Virginia Gov. Terry McAuliffe (D) felt compelled to restore the voting rights of more than 206,000 former felons due to the state’s disenfranchisement policies, which he described as “rooted in a tragic history of voter suppression and marginalization of minorities.” However, his July 22 order was almost immediately overturned by the state’s Supreme Court. With the victory, state lawmakers and some of Virginia’s most powerful leaders, are calling for McAuliffe’s resignation.


Virginia Gov. Terry McAuliffe

“Restoring the rights of Virginians who have served their time and live, work, and pay taxes in our communities is one of the pressing civil rights issues of our day,” McAuliffe said at the Richmond signing of the resolution. “I have met these men and women and know how sincerely they want to contribute to our society as full citizens again.”

Kenny Anthony Mills, convicted in 1982 of armed robbery and felonious assault, was among the initial 200,000 to have his rights restored, and subsequently taken away a second time. Mills told the AFRO that he was at first excited and now dismayed by the turn of events that will force him to seek individual restoration of his rights.

“It’s all politics to the White people manipulating the markers, but this is my life,” Mills said. “I served 33 years in prison for crimes I committed as a kid – I was 19. My citizenship in this country does not end because I broke the law. McAuliffe tried to strike an unfair law so that its citizens can get back to being lawful and abiding, but he’s being treated like he committed treason.”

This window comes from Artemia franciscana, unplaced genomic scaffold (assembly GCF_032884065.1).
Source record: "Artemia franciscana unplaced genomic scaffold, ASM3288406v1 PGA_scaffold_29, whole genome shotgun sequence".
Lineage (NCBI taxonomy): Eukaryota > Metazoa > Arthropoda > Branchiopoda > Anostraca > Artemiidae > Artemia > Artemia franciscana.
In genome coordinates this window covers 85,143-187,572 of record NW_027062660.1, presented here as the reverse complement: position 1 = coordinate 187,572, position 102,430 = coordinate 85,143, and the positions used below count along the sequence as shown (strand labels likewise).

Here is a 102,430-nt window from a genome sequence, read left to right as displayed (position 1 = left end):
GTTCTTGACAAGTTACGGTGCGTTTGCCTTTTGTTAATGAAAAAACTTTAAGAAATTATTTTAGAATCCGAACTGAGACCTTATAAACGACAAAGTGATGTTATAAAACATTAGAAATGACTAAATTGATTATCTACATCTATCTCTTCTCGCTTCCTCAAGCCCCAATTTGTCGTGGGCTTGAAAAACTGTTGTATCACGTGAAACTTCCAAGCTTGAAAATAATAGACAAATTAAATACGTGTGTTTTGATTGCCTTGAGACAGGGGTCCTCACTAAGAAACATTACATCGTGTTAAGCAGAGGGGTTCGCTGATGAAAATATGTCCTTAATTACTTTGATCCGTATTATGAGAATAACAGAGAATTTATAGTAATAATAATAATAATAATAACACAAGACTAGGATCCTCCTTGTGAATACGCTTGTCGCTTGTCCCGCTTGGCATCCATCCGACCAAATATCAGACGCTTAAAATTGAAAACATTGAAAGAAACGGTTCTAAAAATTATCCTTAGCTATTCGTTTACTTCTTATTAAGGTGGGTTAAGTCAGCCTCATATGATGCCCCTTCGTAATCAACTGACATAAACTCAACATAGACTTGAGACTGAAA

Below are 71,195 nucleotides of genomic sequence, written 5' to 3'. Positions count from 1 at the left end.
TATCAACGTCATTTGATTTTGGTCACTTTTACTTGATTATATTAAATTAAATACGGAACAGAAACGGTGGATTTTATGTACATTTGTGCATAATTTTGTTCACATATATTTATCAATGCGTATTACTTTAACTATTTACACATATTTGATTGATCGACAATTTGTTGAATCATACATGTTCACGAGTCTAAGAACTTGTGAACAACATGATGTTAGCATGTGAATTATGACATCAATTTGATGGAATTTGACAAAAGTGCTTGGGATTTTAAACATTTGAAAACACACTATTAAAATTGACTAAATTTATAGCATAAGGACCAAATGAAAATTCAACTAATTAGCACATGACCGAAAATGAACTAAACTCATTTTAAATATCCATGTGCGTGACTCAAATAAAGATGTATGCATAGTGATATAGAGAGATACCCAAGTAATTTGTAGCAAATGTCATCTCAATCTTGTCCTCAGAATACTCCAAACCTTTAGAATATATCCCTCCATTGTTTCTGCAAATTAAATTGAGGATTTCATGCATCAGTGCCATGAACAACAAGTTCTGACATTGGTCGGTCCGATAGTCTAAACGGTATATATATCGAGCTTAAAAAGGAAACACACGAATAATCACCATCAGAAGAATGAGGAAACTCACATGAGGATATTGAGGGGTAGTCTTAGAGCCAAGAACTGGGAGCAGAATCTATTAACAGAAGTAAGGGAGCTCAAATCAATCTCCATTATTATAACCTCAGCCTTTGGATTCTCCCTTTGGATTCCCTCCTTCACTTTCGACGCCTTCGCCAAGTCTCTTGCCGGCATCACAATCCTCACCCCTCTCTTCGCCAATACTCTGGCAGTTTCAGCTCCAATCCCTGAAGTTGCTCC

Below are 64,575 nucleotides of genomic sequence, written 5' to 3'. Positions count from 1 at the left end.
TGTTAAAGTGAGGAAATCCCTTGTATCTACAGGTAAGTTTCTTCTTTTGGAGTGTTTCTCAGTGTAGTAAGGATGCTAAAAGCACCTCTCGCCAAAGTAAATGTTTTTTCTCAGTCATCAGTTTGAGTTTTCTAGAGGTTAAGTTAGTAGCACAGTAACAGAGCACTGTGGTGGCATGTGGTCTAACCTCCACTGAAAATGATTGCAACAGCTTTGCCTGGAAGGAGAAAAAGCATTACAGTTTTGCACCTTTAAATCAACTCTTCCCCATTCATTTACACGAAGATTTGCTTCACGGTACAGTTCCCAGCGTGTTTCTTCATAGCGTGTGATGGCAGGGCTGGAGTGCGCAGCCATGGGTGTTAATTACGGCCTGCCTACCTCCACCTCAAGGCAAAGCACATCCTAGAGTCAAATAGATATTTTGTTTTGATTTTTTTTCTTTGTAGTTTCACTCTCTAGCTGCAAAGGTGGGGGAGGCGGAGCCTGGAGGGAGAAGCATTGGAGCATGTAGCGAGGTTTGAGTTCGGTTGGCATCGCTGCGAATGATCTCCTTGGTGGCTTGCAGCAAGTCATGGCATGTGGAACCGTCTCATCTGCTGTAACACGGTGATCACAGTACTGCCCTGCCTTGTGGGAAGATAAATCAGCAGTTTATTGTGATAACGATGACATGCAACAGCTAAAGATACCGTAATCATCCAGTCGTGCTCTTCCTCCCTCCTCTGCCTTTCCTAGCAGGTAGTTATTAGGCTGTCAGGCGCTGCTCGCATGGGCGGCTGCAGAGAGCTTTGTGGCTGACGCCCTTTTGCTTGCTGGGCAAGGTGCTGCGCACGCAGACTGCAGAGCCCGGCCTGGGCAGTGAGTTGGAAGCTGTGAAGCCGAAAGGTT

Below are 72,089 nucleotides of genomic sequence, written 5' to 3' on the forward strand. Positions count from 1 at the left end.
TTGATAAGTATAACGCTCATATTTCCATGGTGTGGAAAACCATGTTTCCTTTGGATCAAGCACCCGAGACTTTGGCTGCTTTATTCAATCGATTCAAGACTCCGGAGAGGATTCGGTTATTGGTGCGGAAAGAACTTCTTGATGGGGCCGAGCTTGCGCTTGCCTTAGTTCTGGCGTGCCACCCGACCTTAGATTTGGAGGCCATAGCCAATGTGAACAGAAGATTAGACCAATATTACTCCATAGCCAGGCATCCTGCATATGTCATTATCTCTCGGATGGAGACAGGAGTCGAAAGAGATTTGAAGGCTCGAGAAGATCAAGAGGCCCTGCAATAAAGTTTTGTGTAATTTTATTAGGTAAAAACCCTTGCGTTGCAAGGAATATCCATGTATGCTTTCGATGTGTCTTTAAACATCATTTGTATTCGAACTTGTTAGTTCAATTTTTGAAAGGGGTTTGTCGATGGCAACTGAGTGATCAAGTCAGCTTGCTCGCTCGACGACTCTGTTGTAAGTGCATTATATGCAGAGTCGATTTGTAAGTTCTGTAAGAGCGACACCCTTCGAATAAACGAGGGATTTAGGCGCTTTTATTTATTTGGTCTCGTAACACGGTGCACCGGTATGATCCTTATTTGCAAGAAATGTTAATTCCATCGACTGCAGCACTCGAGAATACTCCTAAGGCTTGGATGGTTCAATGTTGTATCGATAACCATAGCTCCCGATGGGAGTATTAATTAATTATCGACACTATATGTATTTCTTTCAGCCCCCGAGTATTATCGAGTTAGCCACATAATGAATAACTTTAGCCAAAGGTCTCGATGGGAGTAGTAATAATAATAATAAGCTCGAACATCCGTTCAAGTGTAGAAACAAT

At issue for McAuliffe’s opponents was the broad stroke of restoration without examining individual cases. Many said they believed that in addition to excluding those who had once been violent offenders, the restoration of voting rights should not be extended to individuals who committed particularly heinous crimes. “Once a savage, always a savage,” Ashburn resident Marlena Graham told the AFRO. “Prisons do not rehabilitate as they ought to and some of these people have committed crimes that continue to scar their victims 20, 30, or 40 years later. They should never be allowed to function in society without being ostracized.”

But when pressed on the fact that many of the ex-offenders seeking restoration of their rights had committed felonies that were drug-related, drug-induced, or perpetrated by then-teens – crimes for which the overwhelming new majority of arrested are White and poor – Graham took pause.

“We can’t just lock up everyone… there should be some level of treatment so that people don’t lose their dignity and can still function in society . . . Well, I guess citizenship and some crimes should be reconsidered felonies because there are drugs involved or maybe we just need to re-examine the entire system,” she said.

An overhaul of the entire system works for Mills, who said the gang he “ran with” had as many White members as Blacks and five guys were arrested along with him in 1982. Of them, the three White guys served less than a decade, and he and the other Black accomplice received 30-years sentences. “Making things right afterwards is a major feat, but we need to address the bias and racism that had me – the getaway driver – locked up long after the shooters were home getting married and making babies,” Mills told the AFRO. “The least I can get is my right to vote back.”

Virginia has been a swing state in the last two presidential elections. But with polls suggesting Clinton currently has a solid lead in the state over GOP nominee Donald Trump, her campaign has said it won’t run local ads there, allowing it to focus resources on states that appear closer.

Republicans said McAuliffe was trying to help Clinton, a close friend and political ally, by pumping up the voting rolls with Black voters. Exit polls show Blacks tend to vote Democratic. Republican leaders and residents like Graham, remain upset that the order covered violent felons. Both say that each former felon’s case needed to be addressed individually by the governor.

Virginia is one of several states that has seen efforts to loosen rules on voting by former felons, which disenfranchise nearly 6 million Americans, who are disproportionately Black. Maryland this year restored voting rights to all felons no longer in prison.